RNA Depletion in Plasmid DNA Extractions with Mag-Bind® TotalPure NGS


Traditionally, plasmid DNA purification hinges on alkaline lysis. In this method, bacteria, typically E. coli, containing the targeted plasmid DNA are harvested from overnight culture and resuspended in solution. A highly alkaline solution containing a detergent lyses the bacteria cells and denatures both the plasmid and genomic DNA. The addition of a highly acidic neutralization buffer allows the nitrogenous bases of the plasmid DNA to rapidly reform hydrogen bonds due to the plasmids’ small number of base pairs. The genomic DNA of the E. coli is much larger, and therefore takes longer to completely re-bond. Potassium introduced from the neutralization buffer will bring the genomic DNA, along with proteins and other cellular debris, out of solution, and RNase A will attempt to remove RNA from the solution. Subsequent steps of alkaline lysis will precipitate plasmid DNA and wash away remaining salts and RNase A.

With the rising popularity of magnetic bead-based nucleic acid extraction, many companies, including Omega Bio-tek, have developed magnetic bead-based plasmid purification kits based on solid-phase plasmid DNA purification methods which allow for lysate clearance using magnetic beads. Still, plasmid eluates from these kits are often still contaminated with bacterial RNA which can hinder downstream applications. This presents a need for an effective and efficient method of removing stubborn bacterial RNA from extracted plasmids.

A group of researchers have produced a proof-of-concept paper that tested the use of Omega Bio-tek’s Mag-Bind® TotalPure NGS, for depleting bacterial RNA in plasmid DNA extractions1. Size selection magnetic beads are coated in anionic carboxyl molecules and suspended in a solution of polyethylene glycol (PEG) and salt (Na+). Saturating DNA with PEG and salt causes the DNA to clump into large coils, aggregate, and precipitate out by binding to the carboxylated beads. Plasmid DNA is eluted by using an appropriate ratio of magnetic beads to DNA, following the logic that larger molecules like plasmids will be eluted, while smaller molecules like bacterial RNA will not bind to the beads and stay in the initial buffer.


Plasmid DNA was isolated using the alkaline lysis method of purification and two commercial plasma DNA miniprep purification kits. Isolated plasmid DNA was examined using agarose gel and ethidium bromide staining for qualitative and quantitative analysis. Following this, bacterial RNA was removed using both an RNase A digestion method and the size-selection magnetic bead method using a volume ratio of 5:2, Mag-Bind® magnetic bead volume to plasmid DNA volume.  To test the efficacy of the plasmid DNA for downstream applications, HEK-293 cells were transfected with plasmids and examined under bright field and fluorescent microscope.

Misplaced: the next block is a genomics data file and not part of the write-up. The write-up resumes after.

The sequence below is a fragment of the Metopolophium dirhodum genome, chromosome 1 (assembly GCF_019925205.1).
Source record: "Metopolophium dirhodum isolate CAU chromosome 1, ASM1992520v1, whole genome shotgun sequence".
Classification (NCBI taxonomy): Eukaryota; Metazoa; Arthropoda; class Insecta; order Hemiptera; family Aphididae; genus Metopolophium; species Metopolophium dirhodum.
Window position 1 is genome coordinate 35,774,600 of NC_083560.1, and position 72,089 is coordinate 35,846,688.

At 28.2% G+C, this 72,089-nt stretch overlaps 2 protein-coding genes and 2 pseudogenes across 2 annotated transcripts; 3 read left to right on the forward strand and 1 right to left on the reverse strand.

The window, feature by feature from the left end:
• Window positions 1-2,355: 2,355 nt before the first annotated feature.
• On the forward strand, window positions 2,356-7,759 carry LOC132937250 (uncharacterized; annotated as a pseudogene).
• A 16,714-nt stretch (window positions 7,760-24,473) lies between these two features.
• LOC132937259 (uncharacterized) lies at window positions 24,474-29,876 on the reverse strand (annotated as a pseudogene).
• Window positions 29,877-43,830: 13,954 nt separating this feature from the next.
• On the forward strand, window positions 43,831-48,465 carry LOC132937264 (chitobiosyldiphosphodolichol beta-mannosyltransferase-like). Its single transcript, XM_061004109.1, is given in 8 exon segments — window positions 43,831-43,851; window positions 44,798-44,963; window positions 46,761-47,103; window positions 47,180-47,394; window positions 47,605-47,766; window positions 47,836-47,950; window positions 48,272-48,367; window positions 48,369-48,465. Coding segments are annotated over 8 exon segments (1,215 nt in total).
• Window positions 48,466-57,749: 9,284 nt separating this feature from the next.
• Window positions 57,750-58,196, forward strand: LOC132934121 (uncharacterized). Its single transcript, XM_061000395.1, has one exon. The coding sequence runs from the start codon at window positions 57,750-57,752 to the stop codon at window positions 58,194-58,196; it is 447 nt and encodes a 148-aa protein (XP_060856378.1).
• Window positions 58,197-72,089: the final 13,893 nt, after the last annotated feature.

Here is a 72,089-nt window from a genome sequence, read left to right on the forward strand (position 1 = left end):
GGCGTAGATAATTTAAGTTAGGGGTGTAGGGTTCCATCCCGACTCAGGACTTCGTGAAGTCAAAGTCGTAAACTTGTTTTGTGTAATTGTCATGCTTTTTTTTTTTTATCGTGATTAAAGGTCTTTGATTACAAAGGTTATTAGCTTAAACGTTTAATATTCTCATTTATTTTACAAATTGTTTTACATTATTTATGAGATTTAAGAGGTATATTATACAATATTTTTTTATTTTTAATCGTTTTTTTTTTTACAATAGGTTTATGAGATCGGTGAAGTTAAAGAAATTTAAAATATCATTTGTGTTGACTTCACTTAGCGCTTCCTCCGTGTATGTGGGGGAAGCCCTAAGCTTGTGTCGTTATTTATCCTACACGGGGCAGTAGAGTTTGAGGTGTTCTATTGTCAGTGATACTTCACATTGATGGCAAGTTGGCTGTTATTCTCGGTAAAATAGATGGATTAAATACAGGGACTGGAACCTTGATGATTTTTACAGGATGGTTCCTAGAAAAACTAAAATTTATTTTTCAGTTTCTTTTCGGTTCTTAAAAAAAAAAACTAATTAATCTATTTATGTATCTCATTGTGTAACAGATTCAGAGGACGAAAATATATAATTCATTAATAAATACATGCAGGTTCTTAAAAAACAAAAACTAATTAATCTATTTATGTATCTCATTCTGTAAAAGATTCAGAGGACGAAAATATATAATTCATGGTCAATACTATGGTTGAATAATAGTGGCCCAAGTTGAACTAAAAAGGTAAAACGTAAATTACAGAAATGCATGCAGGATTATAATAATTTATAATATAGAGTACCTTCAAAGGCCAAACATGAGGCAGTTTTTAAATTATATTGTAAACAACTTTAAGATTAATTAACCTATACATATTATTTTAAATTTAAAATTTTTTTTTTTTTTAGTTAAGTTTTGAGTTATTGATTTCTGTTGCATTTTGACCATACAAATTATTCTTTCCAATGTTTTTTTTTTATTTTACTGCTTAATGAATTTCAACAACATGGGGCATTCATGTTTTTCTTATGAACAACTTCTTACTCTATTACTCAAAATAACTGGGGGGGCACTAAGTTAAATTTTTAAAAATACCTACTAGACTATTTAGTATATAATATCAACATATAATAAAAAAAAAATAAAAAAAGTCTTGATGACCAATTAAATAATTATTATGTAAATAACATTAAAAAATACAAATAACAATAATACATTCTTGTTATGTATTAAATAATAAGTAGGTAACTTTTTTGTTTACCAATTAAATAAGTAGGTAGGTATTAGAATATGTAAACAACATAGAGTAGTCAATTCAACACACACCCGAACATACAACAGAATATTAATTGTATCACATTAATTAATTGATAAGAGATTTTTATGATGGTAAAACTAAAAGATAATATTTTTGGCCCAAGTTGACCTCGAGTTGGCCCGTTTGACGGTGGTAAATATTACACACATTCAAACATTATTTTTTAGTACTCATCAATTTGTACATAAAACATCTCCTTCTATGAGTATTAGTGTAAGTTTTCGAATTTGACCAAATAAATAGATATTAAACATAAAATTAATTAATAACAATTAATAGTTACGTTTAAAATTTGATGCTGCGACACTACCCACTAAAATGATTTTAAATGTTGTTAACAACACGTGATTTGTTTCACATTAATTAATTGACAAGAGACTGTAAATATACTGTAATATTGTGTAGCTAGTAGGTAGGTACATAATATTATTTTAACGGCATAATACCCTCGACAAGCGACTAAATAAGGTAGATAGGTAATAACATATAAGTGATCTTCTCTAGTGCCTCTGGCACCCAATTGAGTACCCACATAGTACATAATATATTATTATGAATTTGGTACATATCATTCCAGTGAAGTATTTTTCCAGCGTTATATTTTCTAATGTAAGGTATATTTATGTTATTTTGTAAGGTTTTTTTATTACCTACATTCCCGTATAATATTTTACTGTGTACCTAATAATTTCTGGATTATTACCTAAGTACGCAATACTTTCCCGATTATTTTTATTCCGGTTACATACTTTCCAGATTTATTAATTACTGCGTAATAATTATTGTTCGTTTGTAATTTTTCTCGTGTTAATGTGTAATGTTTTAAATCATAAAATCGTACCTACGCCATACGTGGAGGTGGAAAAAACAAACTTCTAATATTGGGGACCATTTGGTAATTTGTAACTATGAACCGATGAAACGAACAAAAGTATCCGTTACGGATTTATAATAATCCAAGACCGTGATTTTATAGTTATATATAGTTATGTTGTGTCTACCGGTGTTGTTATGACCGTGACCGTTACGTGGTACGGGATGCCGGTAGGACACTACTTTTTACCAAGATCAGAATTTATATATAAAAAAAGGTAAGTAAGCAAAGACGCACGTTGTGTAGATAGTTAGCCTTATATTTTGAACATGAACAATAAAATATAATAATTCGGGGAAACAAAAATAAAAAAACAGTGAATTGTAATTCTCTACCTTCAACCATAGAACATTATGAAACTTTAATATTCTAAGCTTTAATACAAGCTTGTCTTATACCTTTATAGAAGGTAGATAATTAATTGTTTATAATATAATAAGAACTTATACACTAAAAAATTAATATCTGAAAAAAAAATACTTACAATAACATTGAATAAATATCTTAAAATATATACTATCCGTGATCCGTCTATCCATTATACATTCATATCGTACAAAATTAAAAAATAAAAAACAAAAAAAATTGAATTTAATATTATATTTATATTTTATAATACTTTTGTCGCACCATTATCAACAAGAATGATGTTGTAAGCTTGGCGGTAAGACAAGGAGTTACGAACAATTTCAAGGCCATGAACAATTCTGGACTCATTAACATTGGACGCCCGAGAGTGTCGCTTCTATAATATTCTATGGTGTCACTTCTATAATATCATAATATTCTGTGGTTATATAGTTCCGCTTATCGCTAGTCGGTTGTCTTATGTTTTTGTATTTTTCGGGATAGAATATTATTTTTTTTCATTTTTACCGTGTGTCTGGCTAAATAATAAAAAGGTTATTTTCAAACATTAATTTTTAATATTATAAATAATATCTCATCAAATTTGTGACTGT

Results and Discussion

Traditional methods of bacterial RNA depletion from plasmid DNA utilize RNase A. RNase A depletion was tested on plasmids isolated using alkaline lysis by digesting approximately 1 µg of plasmid DNA with RNase A for 0, 30, 60, and 90 minutes before analyzing on agarose gel. Bacterial RNA was still readily detectable after 90 minutes of RNase A digestion, illustrating the difficulty in removing contaminating RNA through traditional methods. Significant amounts of bacterial RNA were also present in the plasmids isolated using the two commercially available extraction kits, even though RNase A is utilized in these extraction kits.

The effects of contaminating RNA on the efficacy of downstream transfection were tested using HEK-293 cells and plasmid DNA containing various amounts of total RNA. It was found that transfection efficiency drastically decreased in the groups containing higher amounts of contaminating RNA, emphasizing the need for an effective method of RNA removal.

Size selection magnetic beads have been utilized extensively in NGS library preparation, though they are often only available as part of a larger NGS kit, making them more expensive. However, Mag-Bind® TotalPure NGS beads are available commercially in bulk as a standalone component at a much lower price than a complete NGS kit. A size selection magnetic bead protocol was optimized for the removal of contaminating bacterial RNA based on the difference in size between the RNA and plasmid DNA. Compared to the plasmids isolated using only alkaline lysis, plasmids that were subsequently subjected to the Mag-Bind® TotalPure NGS RNA removal protocol contained undetectable amounts of RNA. Analyzing the discarded supernatants showed the presence of the bacterial RNA that had been removed. The integrity of the plasmids treated with RNase A versus Mag-Bind® TotalPure NGS was evaluated using direct transformation of the plasmids into cells. From this, it was found that the plasmids subjected to the Mag-Bind® TotalPure NGS protocol produced the highest number of colonies compared to the plasmids treated with RNase A, which produced less colonies than untreated plasmids.


There is a great need in molecular and cellular biology for a plasmid purification method that is affordable, efficient, and reproducible. Traditional methods of plasmid purification, as well as commercial purification kits, are unable to completely remove contaminating bacterial RNA, limiting the plasmids’ efficacy downstream. Here, an RNA removal protocol utilizing Mag-Bind® TotalPure NGS magnetic size selection beads was shown to be effective, inexpensive, and user-friendly, making it a superior plasmid cleanup method to RNase A digestion.


[1] Wang, X., et al. Development of a simplified and inexpensive RNA depletion method for plasmid DNA purification using size selection magnetic beads (SSMBs). Genes & Diseases 2021, 8(3), 298-306. DOI: 10.1016/j.gendis.2020.04.013


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